First, the only reason why I called this “Mike Allton’s” guide to becoming a brand influencer was to make it clear that it’s based on my personal experience. I am not driving a Lamborghini and selling you a $97 system for you to achieve the same. It’s just a fun way to share the answer to a question I’ve been asked a lot.
Second, there’s nothing quick about this.
If you know me, you know I’ve never written a quick anything, so buckle up for a long, thorough post. And since we’re all friends here, I need to also point out that becoming an influencer is not a quick process either.
But, before we get too much into that, let’s stop for a moment and make sure we’re all on the same page as to what an influencer is and what it means to be a Brand Influencer.
Defining a Brand Influencer
At its core, being an influencer means that you are connected to other people who trust your opinion on one or more topics, and can potentially be influenced by that opinion. Which means we’ve stumbled on one of the truths about influencer marketing, which is that virtually everyone is an influencer, regardless of how small or large their online audience is.
Understand that about yourself. You are an influencer already.
So what does it mean to be a Brand Influencer?
That’s when a business chooses to partner with you in some way to help them reach your audience and leverage your influence over them. That may be a formal, paid position, or it may be an informal, cooperative venture.
And we see brand influencers all around us every day.
From celebrity spokesmen to bloggers who receive free product to test and review, there’s a massive and growing economy around the use of sociological and psychological influence. I often talk about how social networks are a sociological micro-culture and here’s another perfect example.
If you have a following on social media and share information about a particular product or service, you’re exerting Social Influence.
- Typically this will be manifested as Conformity – when people who are following you want to be more like you so they pay attention to what you talk about, how you conduct yourself, and express interest in your suggestions and recommendations.
- Less common will be Compliance – when someone believes they need to do something because you told them to, and considers there may be a social reward for compliance (or punishment for non-compliance.
- On rare occasion the nature of the influence will be Obedience – when someone considers you an authority and assumes your suggestion to be that of a command to be followed.
(I don’t even have that level of influence over my own children, so I wouldn’t know what that’s like.)
In most instances of social influence, the influencer will share and endorse a particular product, and in so doing, either through inference or statement, share a benefit of that item. Perhaps it makes them look better (i.e. clothing) or feel better (i.e. CBD) or work better (i.e. social media management).
The more influential someone is, not only will they have a greater audience, they’ll also have a greater capacity for encouraging conformity through their posts. Keep that in mind because if you want to develop professional influencer projects, you will need to work on both aspects.
The more cognizant you are of your social influence and, specifically, your capacity of encouraging conformity, the more effective you will be at psychological influence.
At this stage, you’re now focused on helping your audience to achieve satisfaction according to Maslow’s hierarchy. Here you may employ Motivation, Perception, Learning, or Attitudes & Beliefs.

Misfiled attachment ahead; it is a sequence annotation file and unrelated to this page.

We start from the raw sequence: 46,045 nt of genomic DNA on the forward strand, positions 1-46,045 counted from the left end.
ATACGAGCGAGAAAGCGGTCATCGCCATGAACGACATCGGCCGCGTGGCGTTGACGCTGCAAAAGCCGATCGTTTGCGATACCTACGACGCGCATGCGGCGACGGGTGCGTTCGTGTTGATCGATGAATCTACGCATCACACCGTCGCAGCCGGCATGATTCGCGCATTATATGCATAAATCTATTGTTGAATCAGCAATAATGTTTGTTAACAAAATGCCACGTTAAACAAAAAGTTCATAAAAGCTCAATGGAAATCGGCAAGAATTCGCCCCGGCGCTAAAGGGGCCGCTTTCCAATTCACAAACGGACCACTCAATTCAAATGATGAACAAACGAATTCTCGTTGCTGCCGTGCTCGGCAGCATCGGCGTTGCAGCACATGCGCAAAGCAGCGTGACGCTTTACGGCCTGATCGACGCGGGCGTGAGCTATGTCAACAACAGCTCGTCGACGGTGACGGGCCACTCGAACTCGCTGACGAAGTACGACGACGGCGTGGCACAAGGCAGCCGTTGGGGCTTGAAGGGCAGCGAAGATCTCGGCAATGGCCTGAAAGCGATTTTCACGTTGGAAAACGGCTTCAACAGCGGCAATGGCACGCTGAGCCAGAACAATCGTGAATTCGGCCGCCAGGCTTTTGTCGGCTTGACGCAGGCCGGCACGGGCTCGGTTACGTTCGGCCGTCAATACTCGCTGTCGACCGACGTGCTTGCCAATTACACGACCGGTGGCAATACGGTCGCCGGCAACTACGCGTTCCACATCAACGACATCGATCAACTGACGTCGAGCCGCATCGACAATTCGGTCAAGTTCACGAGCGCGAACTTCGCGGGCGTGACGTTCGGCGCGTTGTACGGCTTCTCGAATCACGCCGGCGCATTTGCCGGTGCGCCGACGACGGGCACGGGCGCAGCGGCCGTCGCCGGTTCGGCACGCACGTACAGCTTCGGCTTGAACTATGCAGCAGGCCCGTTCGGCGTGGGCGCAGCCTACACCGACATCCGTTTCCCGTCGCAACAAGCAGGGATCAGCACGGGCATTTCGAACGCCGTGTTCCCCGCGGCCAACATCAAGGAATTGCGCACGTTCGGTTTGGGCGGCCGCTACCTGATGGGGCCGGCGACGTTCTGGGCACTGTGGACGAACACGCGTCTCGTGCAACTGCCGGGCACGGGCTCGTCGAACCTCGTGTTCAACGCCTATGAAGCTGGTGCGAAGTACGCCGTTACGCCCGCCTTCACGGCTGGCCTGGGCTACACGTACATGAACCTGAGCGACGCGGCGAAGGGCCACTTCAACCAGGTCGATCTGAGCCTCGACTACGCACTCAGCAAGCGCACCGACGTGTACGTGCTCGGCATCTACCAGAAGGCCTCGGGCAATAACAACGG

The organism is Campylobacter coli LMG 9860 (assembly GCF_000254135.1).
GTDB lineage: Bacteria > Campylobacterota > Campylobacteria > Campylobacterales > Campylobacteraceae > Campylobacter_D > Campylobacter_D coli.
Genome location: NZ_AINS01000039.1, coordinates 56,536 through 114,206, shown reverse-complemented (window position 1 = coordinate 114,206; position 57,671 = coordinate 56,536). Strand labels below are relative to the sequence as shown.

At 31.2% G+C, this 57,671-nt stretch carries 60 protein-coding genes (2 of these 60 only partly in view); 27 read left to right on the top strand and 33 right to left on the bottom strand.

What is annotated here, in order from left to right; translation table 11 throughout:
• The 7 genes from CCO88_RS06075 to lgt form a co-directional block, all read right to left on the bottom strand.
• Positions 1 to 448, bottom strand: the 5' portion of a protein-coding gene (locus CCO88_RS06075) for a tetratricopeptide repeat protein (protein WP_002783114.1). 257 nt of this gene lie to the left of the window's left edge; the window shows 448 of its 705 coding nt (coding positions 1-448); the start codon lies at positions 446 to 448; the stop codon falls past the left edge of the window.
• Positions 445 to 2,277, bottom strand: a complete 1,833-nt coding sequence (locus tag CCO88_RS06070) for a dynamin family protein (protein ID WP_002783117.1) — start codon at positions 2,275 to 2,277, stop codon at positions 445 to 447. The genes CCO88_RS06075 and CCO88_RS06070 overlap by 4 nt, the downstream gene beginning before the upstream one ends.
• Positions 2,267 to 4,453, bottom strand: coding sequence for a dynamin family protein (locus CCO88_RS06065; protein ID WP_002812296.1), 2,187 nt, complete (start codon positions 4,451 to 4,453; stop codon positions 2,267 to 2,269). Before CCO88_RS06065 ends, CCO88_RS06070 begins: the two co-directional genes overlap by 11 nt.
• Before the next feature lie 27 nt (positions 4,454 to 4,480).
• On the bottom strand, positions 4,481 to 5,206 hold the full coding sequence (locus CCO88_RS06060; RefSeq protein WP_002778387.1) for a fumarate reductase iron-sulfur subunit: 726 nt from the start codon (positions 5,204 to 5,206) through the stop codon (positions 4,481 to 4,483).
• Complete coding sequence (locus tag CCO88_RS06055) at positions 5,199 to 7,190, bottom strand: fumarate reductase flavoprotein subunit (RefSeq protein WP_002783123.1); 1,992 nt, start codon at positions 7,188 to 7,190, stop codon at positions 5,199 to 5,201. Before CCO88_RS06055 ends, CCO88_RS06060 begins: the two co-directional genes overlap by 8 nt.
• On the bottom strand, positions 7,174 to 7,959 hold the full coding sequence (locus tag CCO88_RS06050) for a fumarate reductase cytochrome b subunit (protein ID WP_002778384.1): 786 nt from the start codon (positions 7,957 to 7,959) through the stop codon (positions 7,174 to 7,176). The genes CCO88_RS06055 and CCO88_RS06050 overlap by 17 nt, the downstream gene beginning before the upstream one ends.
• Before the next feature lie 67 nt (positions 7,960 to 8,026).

For instance, you might choose to broadcast a Facebook Live that demonstrates how to use a particular online tool that you’re an affiliate for. You’re combining your personal influence with cognitive learning to encourage viewers to consider making a purchase.
Armed with that basic information on what it means to be influential and a brand influencer, the rest of the article will be easier to understand.
My Background in B2B Influence
Personally, I’ve been a brand influencer for many years. From the moment I signed up for my first affiliate account in 2007, I was representing someone else’s business and using my influence to encourage sales.
But just about anyone can sign up to be an affiliate, so it’s not that experience that you’re here to glean.
Over the years I’ve worked hard to develop relationships with the brands in my industry (social media marketing). I’ve been given free access to key tools and services. And I’ve been paid to partner with brands like Hubspot, Twenty20, Thinkific and Agorapulse. In fact, after being a paid brand ambassador for Agorapulse for a while, I was eventually hired full time as Brand Evangelist to help manage our entire ambassador and affiliate programs.
That’s what many of you have seen over the years and why you’re here now. You know I’ve worked with some of the top influencers and brands in my space and now you want to know how to do the same. So let’s dig into that.
My Your Quick Start Guide To Becoming A Brand Influencer
Whether you already have a sizable audience or are just starting out, the overall process is similar.
Step One – Demonstrate Authority
First, you demonstrate authority in your industry. This might take the form of educational blog posts, like me, or live videos, or social posts. It doesn’t matter what industry you’re in! If you’re a food blogger, then you demonstrate authority by sharing gorgeous, mouth-watering images and recipes of the food you’ve created. If you’re a fashionista, your Instagram feed should be filled with beautiful imagery.
Sharing content is how you will grow your audience and demonstrate that you have the capacity to be an influencer.
Step Two – Establish a Platform
Second, as a correlation to the first step, you have to establish a platform. I love using this term that Michael Hyatt has so excellently espoused – this idea that wherever you build an audience and demonstrate authority through content, that’s your platform. It can be a website, of course, but can also be an email community or social media following, or some combination of the above.